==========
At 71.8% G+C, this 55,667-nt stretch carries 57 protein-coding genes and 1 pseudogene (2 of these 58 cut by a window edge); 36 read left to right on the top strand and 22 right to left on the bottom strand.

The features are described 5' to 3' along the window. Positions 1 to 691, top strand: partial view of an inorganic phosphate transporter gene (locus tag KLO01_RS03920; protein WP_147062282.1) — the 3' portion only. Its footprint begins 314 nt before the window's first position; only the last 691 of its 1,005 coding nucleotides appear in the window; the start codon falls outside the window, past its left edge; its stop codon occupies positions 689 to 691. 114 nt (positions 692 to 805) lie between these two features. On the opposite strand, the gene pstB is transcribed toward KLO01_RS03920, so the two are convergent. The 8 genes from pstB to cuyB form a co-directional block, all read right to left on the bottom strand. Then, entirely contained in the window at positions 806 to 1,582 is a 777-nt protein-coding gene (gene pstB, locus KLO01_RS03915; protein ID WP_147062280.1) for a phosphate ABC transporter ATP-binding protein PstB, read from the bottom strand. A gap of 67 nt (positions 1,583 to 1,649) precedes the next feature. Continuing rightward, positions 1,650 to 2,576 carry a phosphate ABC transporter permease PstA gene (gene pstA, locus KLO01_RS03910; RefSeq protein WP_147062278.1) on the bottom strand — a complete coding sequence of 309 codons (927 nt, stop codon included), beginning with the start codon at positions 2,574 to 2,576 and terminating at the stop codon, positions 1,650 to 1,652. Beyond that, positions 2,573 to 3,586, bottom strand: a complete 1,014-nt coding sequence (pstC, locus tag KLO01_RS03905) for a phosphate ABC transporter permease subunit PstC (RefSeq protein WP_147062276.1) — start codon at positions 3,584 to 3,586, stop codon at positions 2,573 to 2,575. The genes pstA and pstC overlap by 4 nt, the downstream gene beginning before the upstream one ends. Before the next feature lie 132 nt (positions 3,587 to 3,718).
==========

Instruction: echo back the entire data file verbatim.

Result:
At 71.8% G+C, this 55,667-nt stretch carries 57 protein-coding genes and 1 pseudogene (2 of these 58 cut by a window edge); 36 read left to right on the top strand and 22 right to left on the bottom strand.

The features are described 5' to 3' along the window. Positions 1 to 691, top strand: partial view of an inorganic phosphate transporter gene (locus tag KLO01_RS03920; protein WP_147062282.1) — the 3' portion only. Its footprint begins 314 nt before the window's first position; only the last 691 of its 1,005 coding nucleotides appear in the window; the start codon falls outside the window, past its left edge; its stop codon occupies positions 689 to 691. 114 nt (positions 692 to 805) lie between these two features. On the opposite strand, the gene pstB is transcribed toward KLO01_RS03920, so the two are convergent. The 8 genes from pstB to cuyB form a co-directional block, all read right to left on the bottom strand. Then, entirely contained in the window at positions 806 to 1,582 is a 777-nt protein-coding gene (gene pstB, locus KLO01_RS03915; protein ID WP_147062280.1) for a phosphate ABC transporter ATP-binding protein PstB, read from the bottom strand. A gap of 67 nt (positions 1,583 to 1,649) precedes the next feature. Continuing rightward, positions 1,650 to 2,576 carry a phosphate ABC transporter permease PstA gene (gene pstA, locus KLO01_RS03910; RefSeq protein WP_147062278.1) on the bottom strand — a complete coding sequence of 309 codons (927 nt, stop codon included), beginning with the start codon at positions 2,574 to 2,576 and terminating at the stop codon, positions 1,650 to 1,652. Beyond that, positions 2,573 to 3,586, bottom strand: a complete 1,014-nt coding sequence (pstC, locus tag KLO01_RS03905) for a phosphate ABC transporter permease subunit PstC (RefSeq protein WP_147062276.1) — start codon at positions 3,584 to 3,586, stop codon at positions 2,573 to 2,575. The genes pstA and pstC overlap by 4 nt, the downstream gene beginning before the upstream one ends. Before the next feature lie 132 nt (positions 3,587 to 3,718).